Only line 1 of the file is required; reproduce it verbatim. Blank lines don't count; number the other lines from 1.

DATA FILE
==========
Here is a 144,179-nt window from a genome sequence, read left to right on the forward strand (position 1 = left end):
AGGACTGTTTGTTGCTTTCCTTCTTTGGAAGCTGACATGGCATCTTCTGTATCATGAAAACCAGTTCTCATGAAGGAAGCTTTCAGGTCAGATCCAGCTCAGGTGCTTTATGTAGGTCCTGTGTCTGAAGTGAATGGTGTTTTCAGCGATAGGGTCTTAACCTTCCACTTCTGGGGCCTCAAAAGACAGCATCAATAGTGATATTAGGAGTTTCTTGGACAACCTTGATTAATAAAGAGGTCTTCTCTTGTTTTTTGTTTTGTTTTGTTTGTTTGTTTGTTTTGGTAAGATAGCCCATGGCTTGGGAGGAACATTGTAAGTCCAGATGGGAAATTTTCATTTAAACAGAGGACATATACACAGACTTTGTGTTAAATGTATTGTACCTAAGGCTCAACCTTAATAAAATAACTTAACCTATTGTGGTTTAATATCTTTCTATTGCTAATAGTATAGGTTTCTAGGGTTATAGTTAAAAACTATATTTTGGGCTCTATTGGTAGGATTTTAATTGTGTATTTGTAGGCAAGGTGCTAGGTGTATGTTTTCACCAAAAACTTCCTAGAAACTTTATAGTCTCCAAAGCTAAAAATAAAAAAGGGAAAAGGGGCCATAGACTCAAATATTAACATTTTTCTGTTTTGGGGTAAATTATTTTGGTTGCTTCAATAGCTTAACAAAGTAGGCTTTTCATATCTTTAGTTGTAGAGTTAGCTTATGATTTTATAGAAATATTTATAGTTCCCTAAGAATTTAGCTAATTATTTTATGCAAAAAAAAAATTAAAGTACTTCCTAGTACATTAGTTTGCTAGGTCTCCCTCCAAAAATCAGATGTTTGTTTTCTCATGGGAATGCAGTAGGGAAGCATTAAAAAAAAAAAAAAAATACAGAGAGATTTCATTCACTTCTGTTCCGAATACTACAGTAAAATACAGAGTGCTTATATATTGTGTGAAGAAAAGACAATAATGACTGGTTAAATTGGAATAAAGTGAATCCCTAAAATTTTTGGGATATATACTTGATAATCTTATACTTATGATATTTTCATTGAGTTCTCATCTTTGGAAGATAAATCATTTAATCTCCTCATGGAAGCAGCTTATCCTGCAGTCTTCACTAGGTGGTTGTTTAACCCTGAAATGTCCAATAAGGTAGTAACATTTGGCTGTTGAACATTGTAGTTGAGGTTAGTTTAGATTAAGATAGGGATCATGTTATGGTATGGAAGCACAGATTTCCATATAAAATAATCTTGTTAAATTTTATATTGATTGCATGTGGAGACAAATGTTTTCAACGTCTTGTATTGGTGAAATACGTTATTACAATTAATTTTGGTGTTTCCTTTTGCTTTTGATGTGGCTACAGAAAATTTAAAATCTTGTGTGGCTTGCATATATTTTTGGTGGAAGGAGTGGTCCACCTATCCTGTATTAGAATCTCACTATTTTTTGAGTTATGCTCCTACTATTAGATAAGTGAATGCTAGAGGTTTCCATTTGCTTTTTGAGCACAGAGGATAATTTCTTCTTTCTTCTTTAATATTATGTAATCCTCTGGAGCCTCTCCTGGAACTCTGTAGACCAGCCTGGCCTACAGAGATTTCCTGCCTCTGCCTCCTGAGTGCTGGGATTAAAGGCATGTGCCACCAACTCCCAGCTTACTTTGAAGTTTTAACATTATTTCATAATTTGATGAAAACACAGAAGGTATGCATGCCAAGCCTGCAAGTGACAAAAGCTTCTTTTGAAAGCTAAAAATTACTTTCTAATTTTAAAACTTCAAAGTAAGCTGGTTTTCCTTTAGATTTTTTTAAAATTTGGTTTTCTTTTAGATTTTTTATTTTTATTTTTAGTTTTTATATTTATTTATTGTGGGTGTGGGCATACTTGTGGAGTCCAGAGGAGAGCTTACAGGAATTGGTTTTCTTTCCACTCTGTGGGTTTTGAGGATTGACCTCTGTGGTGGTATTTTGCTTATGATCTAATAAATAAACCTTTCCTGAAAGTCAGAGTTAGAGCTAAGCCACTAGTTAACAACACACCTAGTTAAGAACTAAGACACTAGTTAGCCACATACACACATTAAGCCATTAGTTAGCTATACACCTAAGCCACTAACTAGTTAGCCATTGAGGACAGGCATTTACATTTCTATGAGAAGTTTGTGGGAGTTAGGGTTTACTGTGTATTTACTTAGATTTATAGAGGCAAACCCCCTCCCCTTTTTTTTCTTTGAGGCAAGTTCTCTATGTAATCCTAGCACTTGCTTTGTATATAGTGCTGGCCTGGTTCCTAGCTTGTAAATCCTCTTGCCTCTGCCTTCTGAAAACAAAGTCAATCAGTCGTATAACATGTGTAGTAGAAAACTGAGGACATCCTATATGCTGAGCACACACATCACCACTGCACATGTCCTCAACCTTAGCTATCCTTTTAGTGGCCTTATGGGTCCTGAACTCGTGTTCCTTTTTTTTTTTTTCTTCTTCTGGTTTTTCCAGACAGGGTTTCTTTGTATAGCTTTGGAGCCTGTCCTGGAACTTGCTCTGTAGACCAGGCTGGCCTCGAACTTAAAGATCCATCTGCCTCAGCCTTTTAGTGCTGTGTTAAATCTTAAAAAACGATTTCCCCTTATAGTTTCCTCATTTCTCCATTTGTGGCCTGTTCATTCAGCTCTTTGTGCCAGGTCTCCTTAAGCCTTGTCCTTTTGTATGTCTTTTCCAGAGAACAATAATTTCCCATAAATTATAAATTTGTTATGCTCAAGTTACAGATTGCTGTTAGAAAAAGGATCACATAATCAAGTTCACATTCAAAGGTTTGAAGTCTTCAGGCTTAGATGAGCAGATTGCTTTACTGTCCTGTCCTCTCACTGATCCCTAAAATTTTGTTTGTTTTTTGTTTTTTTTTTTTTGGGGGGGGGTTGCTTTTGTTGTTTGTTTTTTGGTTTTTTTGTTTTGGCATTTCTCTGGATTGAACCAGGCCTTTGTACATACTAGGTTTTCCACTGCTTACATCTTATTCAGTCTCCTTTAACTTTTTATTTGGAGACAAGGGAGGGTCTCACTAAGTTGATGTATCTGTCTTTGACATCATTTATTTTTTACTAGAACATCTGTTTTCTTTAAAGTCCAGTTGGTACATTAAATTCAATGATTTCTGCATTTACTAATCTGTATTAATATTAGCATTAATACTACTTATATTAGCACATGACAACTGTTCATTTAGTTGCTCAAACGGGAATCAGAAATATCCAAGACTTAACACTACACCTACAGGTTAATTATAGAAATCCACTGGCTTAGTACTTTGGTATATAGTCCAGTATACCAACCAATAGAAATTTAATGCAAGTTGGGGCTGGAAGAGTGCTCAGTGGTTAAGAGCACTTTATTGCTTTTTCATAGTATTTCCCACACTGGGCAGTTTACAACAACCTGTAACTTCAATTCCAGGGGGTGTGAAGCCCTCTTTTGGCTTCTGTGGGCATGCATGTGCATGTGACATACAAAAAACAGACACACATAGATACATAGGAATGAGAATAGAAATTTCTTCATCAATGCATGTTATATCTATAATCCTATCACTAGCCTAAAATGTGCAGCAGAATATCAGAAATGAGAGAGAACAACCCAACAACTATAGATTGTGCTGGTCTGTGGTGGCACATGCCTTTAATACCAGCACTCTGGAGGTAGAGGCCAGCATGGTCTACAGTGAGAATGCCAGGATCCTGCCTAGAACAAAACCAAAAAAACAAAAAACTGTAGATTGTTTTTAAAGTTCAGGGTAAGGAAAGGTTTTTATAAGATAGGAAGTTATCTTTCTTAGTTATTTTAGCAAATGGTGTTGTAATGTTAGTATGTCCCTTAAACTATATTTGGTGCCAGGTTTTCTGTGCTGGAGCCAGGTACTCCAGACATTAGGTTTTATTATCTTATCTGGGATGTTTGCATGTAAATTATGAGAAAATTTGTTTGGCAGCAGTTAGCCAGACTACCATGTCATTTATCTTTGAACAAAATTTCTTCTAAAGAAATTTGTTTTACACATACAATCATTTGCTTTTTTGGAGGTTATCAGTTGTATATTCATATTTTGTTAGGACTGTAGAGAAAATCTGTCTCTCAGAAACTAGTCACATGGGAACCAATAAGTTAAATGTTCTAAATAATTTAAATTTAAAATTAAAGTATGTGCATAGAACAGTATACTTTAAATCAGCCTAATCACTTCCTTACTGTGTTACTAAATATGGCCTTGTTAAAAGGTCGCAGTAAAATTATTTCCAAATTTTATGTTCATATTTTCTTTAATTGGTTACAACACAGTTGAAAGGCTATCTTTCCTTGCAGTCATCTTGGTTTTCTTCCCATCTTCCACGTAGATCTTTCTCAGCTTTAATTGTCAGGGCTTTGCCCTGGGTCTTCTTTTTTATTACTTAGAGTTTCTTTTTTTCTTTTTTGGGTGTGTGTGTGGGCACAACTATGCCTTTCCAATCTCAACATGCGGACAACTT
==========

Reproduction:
Here is a 144,179-nt window from a genome sequence, read left to right on the forward strand (position 1 = left end):